Vitamin A provides an array of health benefits.
Vitamin A provides a host of health benefits, says Vanessa Spiller, a certified nutritionist based in Tysons Corner, Virginia.
The vitamin is good for your immune system, eyes, heart, lungs and kidneys. Vitamin A also supports the reproductive systems of men and women, research suggests.
Men should consume 900 micrograms of vitamin A per day, while women should get 700 micrograms on a daily basis, according to the Mayo Clinic. Fortunately, plenty of healthy foods contain vitamin A. “The best way to ensure you are getting enough vitamin A is by eating the right foods,” says Spiller, who’s a coach with EMP180°, which provides weight-loss plans and customized coaching for people seeking to shed pounds and reach their health goals.
To get vitamin A, eat colorful foods.
Vitamin A is plentiful in carotenoids, pigments that provide color to red, yellow and orange-hued fruits and vegetables, says Maggie Michalczyk, a registered dietitian based in Chicago. Consume foods with a variety of colors to ensure you get enough vitamin A.
Here are nine foods that are good sources of vitamin A:
Providing vitamin A is just one of a raft of health benefits asparagus offers. The versatile vegetable provides nutrients associated with warding off chronic conditions like cancer and heart disease. Asparagus is good for digestive and cardiovascular health.
Asparagus contains these nutrients:
— Vitamin A.
— Vitamin C.
— Vitamin K.
One cup of butternut squash provides more than 100% of the daily value of vitamin A for men and women. It also provides fiber and potassium, Michalczyk says. “Try roasted butternut squash as a side dish or add cubed squash to a salad,” she says. It’s also a terrific addition to soups. You can buy butternut squash frozen in cubes at many supermarkets.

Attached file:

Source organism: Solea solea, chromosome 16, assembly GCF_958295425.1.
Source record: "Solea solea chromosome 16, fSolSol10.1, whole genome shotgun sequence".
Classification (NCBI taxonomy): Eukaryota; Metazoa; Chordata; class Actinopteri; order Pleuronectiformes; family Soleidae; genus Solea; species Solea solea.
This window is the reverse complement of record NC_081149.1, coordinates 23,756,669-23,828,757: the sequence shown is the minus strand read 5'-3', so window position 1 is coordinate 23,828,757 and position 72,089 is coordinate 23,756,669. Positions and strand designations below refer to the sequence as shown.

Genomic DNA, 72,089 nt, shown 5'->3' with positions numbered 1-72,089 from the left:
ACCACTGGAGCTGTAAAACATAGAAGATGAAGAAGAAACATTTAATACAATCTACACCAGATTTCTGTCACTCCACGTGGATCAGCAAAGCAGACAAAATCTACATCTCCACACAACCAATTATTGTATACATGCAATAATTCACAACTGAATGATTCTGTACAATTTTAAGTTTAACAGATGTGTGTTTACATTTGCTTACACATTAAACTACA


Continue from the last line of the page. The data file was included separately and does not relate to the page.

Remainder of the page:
Everyone knows that carrots are good for your eyesight. The orange root vegetable contains beta carotene and is therefore a great source of vitamin A, Spiller says. One 3.5-ounce serving of cooked carrots exceeds the daily recommended amount of vitamin A for men and women. Carrots also contain vitamin K, potassium and some B vitamins, which are important for energy. Eating carrots is associated with a reduced risk of cancer, lower blood cholesterol, weight loss and healthy vision, research suggests.
“Carrots are also a good source of soluble fiber, which is great for digestion,” Spiller says.
While kale may not be considered as trendy as other healthy vegetables, it’s a great source of vitamin A. “Like sweet potato, kale is rich in beta carotene, which converts to vitamin A,” Spiller says. “For kale that is more tender and less bitter, be sure to massage it first.”
This flavorful fruit contains a high amount of vitamin A. It also provides significant amounts of vitamin B6 and vitamin C.
For a tasty, versatile vegetable that’s a great source of vitamin A, try red peppers, Spiller says. “Because they’ve spent more time on the vine, they’re more nutritious than their green, orange and yellow counterparts,” she says. One cup of chopped, raw red bell pepper contains 234 micrograms of vitamin A, well above the daily recommended amount for men and women.
In addition to being a great source of vitamin A, sweet potatoes are packed with nutrients, including fiber, B vitamins and potassium, Michalczyk says. They’re also a good source of antioxidants, which are associated with protecting your body against cancer. “The vitamin A in sweet potatoes promotes healthy vision and immune function,” she says. “Sweet potatoes are super-versatile to cook with and easy to add to your diet in fun ways.”
If you want to load up on vitamin A and other nutrients, try tomatoes, which are rich in a form of vitamin A in addition to vitamin C, potassium, vitamin K and folate. While many people consider tomatoes to be a vegetable, they are actually a fruit. “In addition to being loaded with a number of beneficial vitamins and minerals, tomatoes are also packed with a potent antioxidant called lycopene, which studies have shown has very strong cancer-fighting properties,” Michalczyk says. Tomatoes are associated with good skin and heart health.
While they’re often associated with Halloween, pumpkins are great to eat all year, Michalczyk says. “Pumpkin puree is a wonderful source of vitamin A and is packed with other nutrients, including vitamin C, potassium, vitamin E and iron,” she says. “Pumpkins are a great source of antioxidants that may offer benefits against cancer and heart disease.” Add pumpkin puree to baked goods or soups and chilis to boost your immune system and promote good eye and skin health.
To recap, here are 9 foods high in vitamin A:
— Butternut squash.
— Red peppers.
— Sweet potatoes.
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